Savings made for the 2015/16 year include:


  • capital expenditure for 2015-16 will be kept to an absolute minimum, and in return COHInc have agreed to a one-year ‘holiday’ on the rent that we pay to use the community-owned assets

  • with the support of the Central Lakes Trust, ceasing the depreciation payments for the CT scanner (ie the money we are paying to COHInc to put aside to buy a replacement scanner when the time comes)

  • staff training will be pretty much mandatory-only for the next 12 months

  • medical staff have agreed to continue with their current roster for another six months

  • grounds maintenance will be done by volunteers rather than contracted out

  • numerous efficiency measures designed by staff, including significant changes to the stock management system, a complete revamp of the patient records filing system, savings in linen costs, moving to generic business cards


Although many of the savings are short-term, over the coming 12 months COHSL will be working directly with the Ministry of Health and the SDHB to develop a new service purchase and delivery model.  The whole health system is under tremendous pressure at the moment, trying to cope with rising cost of service delivery, aging population, consumer demands, pressure to reduce costs, etc.  Dunstan, given our position – rapidly growing and aging population, high rurality, distance from base hospital services, the “Dunstan model” with no ED, and an unstable DHB that doesn’t have the confidence of the Minister – finds itself at the leading edge of these pressures.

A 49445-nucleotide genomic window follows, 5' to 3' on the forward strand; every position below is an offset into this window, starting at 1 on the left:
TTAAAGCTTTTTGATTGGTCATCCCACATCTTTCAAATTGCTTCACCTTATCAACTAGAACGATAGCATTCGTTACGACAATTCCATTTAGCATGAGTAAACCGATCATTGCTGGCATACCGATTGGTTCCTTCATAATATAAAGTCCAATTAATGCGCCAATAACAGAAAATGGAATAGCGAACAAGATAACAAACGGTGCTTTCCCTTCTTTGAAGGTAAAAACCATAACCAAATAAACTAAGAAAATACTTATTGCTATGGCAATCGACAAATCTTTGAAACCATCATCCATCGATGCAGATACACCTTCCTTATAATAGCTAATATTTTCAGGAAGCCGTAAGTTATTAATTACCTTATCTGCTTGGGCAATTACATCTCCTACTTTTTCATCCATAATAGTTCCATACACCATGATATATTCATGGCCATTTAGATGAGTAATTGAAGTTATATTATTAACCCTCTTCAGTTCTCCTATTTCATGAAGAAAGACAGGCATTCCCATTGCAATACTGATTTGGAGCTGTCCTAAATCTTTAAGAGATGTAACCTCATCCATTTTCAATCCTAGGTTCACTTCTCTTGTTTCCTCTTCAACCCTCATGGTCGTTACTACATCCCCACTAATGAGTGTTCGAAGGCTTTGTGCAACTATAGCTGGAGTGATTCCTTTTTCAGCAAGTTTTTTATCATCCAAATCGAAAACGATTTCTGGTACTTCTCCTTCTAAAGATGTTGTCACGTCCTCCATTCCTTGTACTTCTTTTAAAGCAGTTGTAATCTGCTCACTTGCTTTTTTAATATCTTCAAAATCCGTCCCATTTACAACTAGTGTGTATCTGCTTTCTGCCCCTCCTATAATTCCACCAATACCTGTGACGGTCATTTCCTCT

The SDHB has agreed to work with us to come up with a new contracting model for next year.  Conversations with the Ministry about how we might evolve to become part of an integrated network across this region are already underway, with a visit to Dunstan planned in early July.  “We will need to work hard to pull this new model together within 12 months, but I know that we can do it – we have already proven that we are innovative, resilient and committed to delivering the best care possible,” says Chair Russell McGeorge.


“We would like to express our sincere thanks to our staff and community for their support during the last few months, and a particular thank you for the personal sacrifices our staff will be making during this next year.  It is buying us the opportunity to plan a new, better future for Dunstan and our community.”


Russell McGeorge

Chair, COHSL

021 454 897

New Community Services Van for Dunstan Hospital

December 2014